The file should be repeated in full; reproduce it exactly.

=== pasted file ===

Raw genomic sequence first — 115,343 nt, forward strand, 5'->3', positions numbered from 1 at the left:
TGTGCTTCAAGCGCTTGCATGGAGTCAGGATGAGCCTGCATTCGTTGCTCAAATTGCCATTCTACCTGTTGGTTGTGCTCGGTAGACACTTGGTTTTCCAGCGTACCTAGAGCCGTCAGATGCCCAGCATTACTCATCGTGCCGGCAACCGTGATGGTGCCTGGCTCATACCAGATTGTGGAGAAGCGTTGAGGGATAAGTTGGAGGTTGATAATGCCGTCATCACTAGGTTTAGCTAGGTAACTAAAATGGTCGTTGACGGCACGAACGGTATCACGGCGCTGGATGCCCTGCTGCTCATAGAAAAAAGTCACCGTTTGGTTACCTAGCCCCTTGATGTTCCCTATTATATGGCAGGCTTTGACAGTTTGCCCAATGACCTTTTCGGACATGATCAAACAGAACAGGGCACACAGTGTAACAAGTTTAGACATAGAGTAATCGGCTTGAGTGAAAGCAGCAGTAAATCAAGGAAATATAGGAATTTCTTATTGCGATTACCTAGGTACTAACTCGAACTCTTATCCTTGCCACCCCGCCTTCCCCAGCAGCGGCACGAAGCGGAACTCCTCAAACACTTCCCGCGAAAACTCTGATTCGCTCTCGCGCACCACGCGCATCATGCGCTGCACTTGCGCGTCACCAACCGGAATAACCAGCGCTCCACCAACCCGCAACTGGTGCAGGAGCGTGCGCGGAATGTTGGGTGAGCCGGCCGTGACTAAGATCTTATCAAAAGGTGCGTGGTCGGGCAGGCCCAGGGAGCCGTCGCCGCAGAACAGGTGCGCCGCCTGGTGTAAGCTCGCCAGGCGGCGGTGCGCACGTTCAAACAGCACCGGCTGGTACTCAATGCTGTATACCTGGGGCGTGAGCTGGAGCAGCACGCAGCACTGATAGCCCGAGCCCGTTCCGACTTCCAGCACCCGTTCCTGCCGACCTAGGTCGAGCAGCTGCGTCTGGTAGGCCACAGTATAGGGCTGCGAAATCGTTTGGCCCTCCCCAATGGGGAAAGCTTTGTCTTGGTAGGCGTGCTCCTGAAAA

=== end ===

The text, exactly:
Raw genomic sequence first — 115,343 nt, forward strand, 5'->3', positions numbered from 1 at the left:
TGTGCTTCAAGCGCTTGCATGGAGTCAGGATGAGCCTGCATTCGTTGCTCAAATTGCCATTCTACCTGTTGGTTGTGCTCGGTAGACACTTGGTTTTCCAGCGTACCTAGAGCCGTCAGATGCCCAGCATTACTCATCGTGCCGGCAACCGTGATGGTGCCTGGCTCATACCAGATTGTGGAGAAGCGTTGAGGGATAAGTTGGAGGTTGATAATGCCGTCATCACTAGGTTTAGCTAGGTAACTAAAATGGTCGTTGACGGCACGAACGGTATCACGGCGCTGGATGCCCTGCTGCTCATAGAAAAAAGTCACCGTTTGGTTACCTAGCCCCTTGATGTTCCCTATTATATGGCAGGCTTTGACAGTTTGCCCAATGACCTTTTCGGACATGATCAAACAGAACAGGGCACACAGTGTAACAAGTTTAGACATAGAGTAATCGGCTTGAGTGAAAGCAGCAGTAAATCAAGGAAATATAGGAATTTCTTATTGCGATTACCTAGGTACTAACTCGAACTCTTATCCTTGCCACCCCGCCTTCCCCAGCAGCGGCACGAAGCGGAACTCCTCAAACACTTCCCGCGAAAACTCTGATTCGCTCTCGCGCACCACGCGCATCATGCGCTGCACTTGCGCGTCACCAACCGGAATAACCAGCGCTCCACCAACCCGCAACTGGTGCAGGAGCGTGCGCGGAATGTTGGGTGAGCCGGCCGTGACTAAGATCTTATCAAAAGGTGCGTGGTCGGGCAGGCCCAGGGAGCCGTCGCCGCAGAACAGGTGCGCCGCCTGGTGTAAGCTCGCCAGGCGGCGGTGCGCACGTTCAAACAGCACCGGCTGGTACTCAATGCTGTATACCTGGGGCGTGAGCTGGAGCAGCACGCAGCACTGATAGCCCGAGCCCGTTCCGACTTCCAGCACCCGTTCCTGCCGACCTAGGTCGAGCAGCTGCGTCTGGTAGGCCACAGTATAGGGCTGCGAAATCGTTTGGCCCTCCCCAATGGGGAAAGCTTTGTCTTGGTAGGCGTGCTCCTGAAAA